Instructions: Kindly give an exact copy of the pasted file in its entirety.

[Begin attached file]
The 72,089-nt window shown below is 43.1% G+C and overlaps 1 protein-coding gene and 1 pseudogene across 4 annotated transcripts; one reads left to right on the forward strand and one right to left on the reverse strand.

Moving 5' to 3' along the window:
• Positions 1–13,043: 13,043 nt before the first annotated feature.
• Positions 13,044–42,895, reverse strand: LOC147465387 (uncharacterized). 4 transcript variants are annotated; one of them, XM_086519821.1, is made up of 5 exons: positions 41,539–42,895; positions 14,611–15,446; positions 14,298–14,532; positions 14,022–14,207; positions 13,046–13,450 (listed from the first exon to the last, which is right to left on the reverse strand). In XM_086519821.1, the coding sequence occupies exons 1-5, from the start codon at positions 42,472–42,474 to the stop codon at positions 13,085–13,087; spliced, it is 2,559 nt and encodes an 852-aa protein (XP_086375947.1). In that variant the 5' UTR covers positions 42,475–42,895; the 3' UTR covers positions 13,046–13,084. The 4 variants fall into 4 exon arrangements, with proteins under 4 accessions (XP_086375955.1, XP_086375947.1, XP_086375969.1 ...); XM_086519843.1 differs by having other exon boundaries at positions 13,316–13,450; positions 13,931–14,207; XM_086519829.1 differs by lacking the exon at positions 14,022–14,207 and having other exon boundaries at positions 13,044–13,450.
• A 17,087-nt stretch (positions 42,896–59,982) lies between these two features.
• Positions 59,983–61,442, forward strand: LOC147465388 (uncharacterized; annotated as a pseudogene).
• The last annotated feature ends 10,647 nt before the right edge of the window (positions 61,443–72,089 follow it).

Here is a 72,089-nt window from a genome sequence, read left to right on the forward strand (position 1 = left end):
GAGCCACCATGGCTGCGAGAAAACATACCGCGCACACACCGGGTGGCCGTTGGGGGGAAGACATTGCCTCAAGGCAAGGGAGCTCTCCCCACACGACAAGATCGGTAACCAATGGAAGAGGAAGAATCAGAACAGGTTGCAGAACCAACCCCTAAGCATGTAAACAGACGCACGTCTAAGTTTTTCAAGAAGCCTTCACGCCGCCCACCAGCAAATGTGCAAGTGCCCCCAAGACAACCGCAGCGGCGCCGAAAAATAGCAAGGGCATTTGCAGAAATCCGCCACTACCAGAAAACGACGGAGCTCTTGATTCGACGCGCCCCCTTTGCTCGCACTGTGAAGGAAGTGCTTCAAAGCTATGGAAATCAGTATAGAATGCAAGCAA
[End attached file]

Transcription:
The 72,089-nt window shown below is 43.1% G+C and overlaps 1 protein-coding gene and 1 pseudogene across 4 annotated transcripts; one reads left to right on the forward strand and one right to left on the reverse strand.

Moving 5' to 3' along the window:
• Positions 1–13,043: 13,043 nt before the first annotated feature.
• Positions 13,044–42,895, reverse strand: LOC147465387 (uncharacterized). 4 transcript variants are annotated; one of them, XM_086519821.1, is made up of 5 exons: positions 41,539–42,895; positions 14,611–15,446; positions 14,298–14,532; positions 14,022–14,207; positions 13,046–13,450 (listed from the first exon to the last, which is right to left on the reverse strand). In XM_086519821.1, the coding sequence occupies exons 1-5, from the start codon at positions 42,472–42,474 to the stop codon at positions 13,085–13,087; spliced, it is 2,559 nt and encodes an 852-aa protein (XP_086375947.1). In that variant the 5' UTR covers positions 42,475–42,895; the 3' UTR covers positions 13,046–13,084. The 4 variants fall into 4 exon arrangements, with proteins under 4 accessions (XP_086375955.1, XP_086375947.1, XP_086375969.1 ...); XM_086519843.1 differs by having other exon boundaries at positions 13,316–13,450; positions 13,931–14,207; XM_086519829.1 differs by lacking the exon at positions 14,022–14,207 and having other exon boundaries at positions 13,044–13,450.
• A 17,087-nt stretch (positions 42,896–59,982) lies between these two features.
• Positions 59,983–61,442, forward strand: LOC147465388 (uncharacterized; annotated as a pseudogene).
• The last annotated feature ends 10,647 nt before the right edge of the window (positions 61,443–72,089 follow it).

Here is a 72,089-nt window from a genome sequence, read left to right on the forward strand (position 1 = left end):
GAGCCACCATGGCTGCGAGAAAACATACCGCGCACACACCGGGTGGCCGTTGGGGGGAAGACATTGCCTCAAGGCAAGGGAGCTCTCCCCACACGACAAGATCGGTAACCAATGGAAGAGGAAGAATCAGAACAGGTTGCAGAACCAACCCCTAAGCATGTAAACAGACGCACGTCTAAGTTTTTCAAGAAGCCTTCACGCCGCCCACCAGCAAATGTGCAAGTGCCCCCAAGACAACCGCAGCGGCGCCGAAAAATAGCAAGGGCATTTGCAGAAATCCGCCACTACCAGAAAACGACGGAGCTCTTGATTCGACGCGCCCCCTTTGCTCGCACTGTGAAGGAAGTGCTTCAAAGCTATGGAAATCAGTATAGAATGCAAGCAA